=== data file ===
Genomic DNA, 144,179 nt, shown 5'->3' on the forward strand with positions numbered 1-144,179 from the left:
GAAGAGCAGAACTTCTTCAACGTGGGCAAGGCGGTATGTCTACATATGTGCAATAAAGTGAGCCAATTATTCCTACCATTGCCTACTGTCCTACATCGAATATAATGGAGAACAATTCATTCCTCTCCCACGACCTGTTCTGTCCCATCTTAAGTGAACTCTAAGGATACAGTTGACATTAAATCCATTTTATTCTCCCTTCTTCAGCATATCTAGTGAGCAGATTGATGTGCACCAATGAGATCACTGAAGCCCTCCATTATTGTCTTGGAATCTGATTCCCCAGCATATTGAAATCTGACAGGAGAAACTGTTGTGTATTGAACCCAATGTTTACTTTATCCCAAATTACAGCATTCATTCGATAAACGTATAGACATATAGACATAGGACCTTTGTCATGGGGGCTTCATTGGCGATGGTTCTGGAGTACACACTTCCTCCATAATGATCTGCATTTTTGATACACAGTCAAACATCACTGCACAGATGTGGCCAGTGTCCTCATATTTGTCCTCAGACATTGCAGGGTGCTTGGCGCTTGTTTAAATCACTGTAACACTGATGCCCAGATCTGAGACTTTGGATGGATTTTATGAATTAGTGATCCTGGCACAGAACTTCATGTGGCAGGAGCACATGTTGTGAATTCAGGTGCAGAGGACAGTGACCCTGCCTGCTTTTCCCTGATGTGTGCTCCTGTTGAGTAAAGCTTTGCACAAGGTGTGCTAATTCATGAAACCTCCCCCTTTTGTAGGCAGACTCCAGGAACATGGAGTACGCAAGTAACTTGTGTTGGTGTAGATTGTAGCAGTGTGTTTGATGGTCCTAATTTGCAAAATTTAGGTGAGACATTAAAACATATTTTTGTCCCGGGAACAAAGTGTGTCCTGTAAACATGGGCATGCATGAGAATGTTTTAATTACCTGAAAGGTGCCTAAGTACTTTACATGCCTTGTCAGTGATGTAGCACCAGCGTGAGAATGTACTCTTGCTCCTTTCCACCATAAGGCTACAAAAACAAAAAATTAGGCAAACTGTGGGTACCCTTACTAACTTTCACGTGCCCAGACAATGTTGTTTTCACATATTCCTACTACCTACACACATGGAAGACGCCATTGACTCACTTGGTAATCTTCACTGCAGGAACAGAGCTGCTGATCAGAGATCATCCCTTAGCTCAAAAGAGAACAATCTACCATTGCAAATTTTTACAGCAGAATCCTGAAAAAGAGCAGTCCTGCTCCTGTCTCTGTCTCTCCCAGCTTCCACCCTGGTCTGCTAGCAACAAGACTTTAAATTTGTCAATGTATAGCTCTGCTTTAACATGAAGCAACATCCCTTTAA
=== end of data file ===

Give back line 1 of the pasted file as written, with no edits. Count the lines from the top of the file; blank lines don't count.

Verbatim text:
Genomic DNA, 144,179 nt, shown 5'->3' on the forward strand with positions numbered 1-144,179 from the left: